Beta diversity of plant species in human-transformed landscapes: Control of community assembly by regional productivity and historical connectivity

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Spatial variation in species composition (‘beta diversity’) is comprised of two components, spatial turnover and nestedness. Disentangling the drivers of each component allows a refined evaluation of the community assembly mechanisms that generate regional diversity patterns. This study examines how environmental sorting as well as past and present dispersal processes regulate spatial turnover and nestedness of plant species in human-transformed grassland landscapes, and whether the relative importance of these drivers varies among two landscapes with contrasting regional soil productivity. We found that nestedness always resulted from differences in historical connectivity to the characteristic species pool of pre-transformed calcareous grassland landscapes, irrespective of regional productivity. This was probably due to dispersal limitation of numerous species from this rich species pool under current landscape configuration and management, the absence of which cannot be compensated for by contemporary immigration rates in modern landscapes. By contrast, spatial turnover was driven by opposing mechanisms in nutrient-rich vs. nutrient-poor landscapes. In the landscape with low soil fertility due to phosphorous (P) limitation, spatial turnover was generated by variation in past and present dispersal processes. In the fertile landscape, species turnover was driven by environmental factors and increased mainly with differences in P and nitrate supply. The findings are consistent with theoretical considerations and empirical evidence from small-scale experiments that often find a reduced importance of dispersal at higher soil resource supply, showing that this pattern also manifests at the landscape scale. In summary, our study indicates that contrasting assembly mechanisms generate spatial compositional turnover in landscapes with contrasting soil conditions, which has significant implications for conservation and habitat restoration. It also demonstrates that detailed reconstructions of the land-use history of individual sites and their surroundings are critical for understanding beta diversity in human-transformed landscapes.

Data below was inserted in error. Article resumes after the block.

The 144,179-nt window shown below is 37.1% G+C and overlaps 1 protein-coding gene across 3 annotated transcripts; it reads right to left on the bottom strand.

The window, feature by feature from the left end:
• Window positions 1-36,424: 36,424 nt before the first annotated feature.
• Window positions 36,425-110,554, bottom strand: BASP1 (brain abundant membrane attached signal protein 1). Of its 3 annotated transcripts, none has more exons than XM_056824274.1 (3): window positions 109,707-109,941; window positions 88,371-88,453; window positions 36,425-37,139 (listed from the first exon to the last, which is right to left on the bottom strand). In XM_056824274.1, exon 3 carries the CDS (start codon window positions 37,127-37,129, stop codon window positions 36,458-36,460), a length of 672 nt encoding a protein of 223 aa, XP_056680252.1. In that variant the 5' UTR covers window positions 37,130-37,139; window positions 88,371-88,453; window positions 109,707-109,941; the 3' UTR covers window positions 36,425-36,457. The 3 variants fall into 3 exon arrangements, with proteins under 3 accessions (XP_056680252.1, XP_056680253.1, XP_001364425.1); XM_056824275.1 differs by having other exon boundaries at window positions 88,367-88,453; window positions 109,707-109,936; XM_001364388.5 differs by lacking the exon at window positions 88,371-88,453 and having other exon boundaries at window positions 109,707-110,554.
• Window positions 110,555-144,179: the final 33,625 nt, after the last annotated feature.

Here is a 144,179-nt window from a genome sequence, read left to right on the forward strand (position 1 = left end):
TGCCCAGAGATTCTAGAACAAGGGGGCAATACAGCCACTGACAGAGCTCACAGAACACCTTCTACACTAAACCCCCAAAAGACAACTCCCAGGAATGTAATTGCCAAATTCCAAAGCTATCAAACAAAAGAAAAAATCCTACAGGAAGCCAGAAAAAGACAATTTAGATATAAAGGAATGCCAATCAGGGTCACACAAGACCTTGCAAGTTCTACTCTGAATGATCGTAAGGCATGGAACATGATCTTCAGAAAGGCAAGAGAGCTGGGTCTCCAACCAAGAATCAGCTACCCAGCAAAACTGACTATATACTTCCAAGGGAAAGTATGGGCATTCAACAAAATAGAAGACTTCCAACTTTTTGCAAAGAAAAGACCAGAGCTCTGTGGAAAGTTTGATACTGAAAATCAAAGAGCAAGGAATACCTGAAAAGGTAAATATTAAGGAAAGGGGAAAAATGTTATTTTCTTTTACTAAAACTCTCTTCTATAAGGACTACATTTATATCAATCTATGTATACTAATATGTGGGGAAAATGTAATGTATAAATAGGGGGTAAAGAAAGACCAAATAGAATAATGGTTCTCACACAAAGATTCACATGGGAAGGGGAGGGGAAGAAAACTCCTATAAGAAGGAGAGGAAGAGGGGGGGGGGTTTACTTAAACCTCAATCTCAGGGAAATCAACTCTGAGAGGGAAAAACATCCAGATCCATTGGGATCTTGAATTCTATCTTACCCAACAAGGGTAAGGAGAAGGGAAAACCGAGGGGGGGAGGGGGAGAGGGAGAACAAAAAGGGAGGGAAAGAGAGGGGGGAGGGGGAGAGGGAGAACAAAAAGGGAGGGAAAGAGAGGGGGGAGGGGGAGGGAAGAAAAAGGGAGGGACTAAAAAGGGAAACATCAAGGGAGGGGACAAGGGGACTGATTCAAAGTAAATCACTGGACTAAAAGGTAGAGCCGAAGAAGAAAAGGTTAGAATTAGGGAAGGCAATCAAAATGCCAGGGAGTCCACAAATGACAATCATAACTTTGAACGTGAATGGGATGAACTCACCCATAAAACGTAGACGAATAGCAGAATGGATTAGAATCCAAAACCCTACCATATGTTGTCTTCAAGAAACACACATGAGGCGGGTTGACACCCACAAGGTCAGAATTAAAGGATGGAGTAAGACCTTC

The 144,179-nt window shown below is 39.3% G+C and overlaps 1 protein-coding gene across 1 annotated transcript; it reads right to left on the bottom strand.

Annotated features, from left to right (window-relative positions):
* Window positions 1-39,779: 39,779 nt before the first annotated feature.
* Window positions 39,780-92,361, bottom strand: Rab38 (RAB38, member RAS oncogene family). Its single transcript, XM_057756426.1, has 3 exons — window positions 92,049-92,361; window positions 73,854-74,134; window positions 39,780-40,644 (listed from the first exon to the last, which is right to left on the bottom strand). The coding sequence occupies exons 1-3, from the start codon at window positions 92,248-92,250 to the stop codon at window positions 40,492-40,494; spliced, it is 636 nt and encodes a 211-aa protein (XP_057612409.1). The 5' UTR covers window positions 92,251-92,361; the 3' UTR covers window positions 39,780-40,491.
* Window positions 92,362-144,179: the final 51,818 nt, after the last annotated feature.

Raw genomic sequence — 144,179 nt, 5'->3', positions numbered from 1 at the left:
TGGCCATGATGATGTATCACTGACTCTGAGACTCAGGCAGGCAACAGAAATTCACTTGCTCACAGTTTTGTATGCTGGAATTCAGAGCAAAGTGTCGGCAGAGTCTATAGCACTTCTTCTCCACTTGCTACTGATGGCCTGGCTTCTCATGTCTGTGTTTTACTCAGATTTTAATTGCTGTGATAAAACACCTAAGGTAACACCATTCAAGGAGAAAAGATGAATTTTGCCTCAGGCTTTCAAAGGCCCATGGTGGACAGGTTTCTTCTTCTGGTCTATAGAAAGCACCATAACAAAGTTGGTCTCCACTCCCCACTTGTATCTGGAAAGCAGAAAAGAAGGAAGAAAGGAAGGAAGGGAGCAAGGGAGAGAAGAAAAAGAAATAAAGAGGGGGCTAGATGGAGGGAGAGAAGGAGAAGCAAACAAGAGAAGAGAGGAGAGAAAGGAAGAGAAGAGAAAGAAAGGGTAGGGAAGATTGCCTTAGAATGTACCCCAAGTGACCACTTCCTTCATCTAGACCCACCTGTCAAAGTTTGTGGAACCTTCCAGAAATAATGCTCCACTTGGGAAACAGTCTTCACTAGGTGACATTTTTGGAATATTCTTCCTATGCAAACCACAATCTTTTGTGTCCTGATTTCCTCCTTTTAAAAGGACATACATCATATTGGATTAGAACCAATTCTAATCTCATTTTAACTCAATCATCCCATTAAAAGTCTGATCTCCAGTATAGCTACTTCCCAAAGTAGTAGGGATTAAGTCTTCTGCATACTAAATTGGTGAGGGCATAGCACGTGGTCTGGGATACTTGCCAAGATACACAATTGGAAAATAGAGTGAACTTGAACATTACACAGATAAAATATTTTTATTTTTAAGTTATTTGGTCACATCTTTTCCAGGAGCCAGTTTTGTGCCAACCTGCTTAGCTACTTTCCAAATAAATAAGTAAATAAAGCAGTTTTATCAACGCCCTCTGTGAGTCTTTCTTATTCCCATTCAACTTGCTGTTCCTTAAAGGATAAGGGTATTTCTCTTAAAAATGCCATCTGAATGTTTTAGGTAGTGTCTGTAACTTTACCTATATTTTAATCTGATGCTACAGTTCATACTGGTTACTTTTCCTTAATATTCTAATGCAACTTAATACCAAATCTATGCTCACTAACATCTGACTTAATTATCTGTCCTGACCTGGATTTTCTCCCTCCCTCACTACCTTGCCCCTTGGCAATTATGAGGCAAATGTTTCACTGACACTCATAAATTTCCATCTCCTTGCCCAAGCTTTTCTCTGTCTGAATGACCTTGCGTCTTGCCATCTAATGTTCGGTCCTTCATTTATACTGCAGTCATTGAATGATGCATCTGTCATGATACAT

Original languageEnglish
JournalPerspectives in Plant Ecology, Evolution and Systematics
Pages (from-to)1-10
Number of pages10
Publication statusPublished - 01.02.2017

    Research areas

  • Ecosystems Research - Calcareous grasslands, Environmental filtering, Habitat fragmentation, Metacommunity, Nestedness, Species pools